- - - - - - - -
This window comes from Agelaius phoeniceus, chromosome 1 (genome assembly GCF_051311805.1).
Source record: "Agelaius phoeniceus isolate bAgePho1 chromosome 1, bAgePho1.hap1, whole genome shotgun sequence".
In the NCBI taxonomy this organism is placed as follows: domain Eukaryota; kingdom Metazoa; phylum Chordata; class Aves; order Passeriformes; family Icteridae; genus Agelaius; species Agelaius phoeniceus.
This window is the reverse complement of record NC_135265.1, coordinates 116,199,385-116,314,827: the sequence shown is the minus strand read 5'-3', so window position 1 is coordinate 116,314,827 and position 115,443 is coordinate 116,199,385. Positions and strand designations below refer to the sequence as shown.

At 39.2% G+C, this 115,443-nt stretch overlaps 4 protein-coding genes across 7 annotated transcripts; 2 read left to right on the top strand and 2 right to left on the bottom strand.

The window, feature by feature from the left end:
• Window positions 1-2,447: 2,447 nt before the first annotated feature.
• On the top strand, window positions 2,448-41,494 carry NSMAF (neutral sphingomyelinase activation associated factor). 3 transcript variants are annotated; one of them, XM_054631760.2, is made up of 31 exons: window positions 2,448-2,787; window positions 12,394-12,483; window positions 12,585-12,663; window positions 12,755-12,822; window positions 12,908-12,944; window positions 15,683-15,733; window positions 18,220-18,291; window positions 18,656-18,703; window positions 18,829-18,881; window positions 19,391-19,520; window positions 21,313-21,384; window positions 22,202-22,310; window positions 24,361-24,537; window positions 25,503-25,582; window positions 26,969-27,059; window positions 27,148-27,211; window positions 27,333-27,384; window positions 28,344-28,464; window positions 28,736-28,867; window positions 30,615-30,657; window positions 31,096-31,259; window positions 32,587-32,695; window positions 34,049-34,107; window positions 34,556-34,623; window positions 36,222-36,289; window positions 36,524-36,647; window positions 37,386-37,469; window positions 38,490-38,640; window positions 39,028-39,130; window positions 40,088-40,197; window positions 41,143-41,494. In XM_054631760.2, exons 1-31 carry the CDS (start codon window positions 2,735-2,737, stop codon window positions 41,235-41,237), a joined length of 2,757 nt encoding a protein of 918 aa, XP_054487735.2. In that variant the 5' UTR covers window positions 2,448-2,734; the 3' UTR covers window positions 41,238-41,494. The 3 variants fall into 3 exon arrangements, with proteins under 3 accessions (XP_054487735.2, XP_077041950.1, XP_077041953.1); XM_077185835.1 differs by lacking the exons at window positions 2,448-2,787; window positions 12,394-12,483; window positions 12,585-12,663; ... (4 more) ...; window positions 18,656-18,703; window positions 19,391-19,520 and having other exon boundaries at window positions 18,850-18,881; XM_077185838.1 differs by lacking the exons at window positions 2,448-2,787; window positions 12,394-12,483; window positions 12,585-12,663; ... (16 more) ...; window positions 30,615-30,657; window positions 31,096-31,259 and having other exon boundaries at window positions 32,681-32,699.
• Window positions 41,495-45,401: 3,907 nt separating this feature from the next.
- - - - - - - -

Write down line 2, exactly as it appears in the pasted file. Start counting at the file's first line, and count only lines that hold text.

Source record: "Agelaius phoeniceus isolate bAgePho1 chromosome 1, bAgePho1.hap1, whole genome shotgun sequence".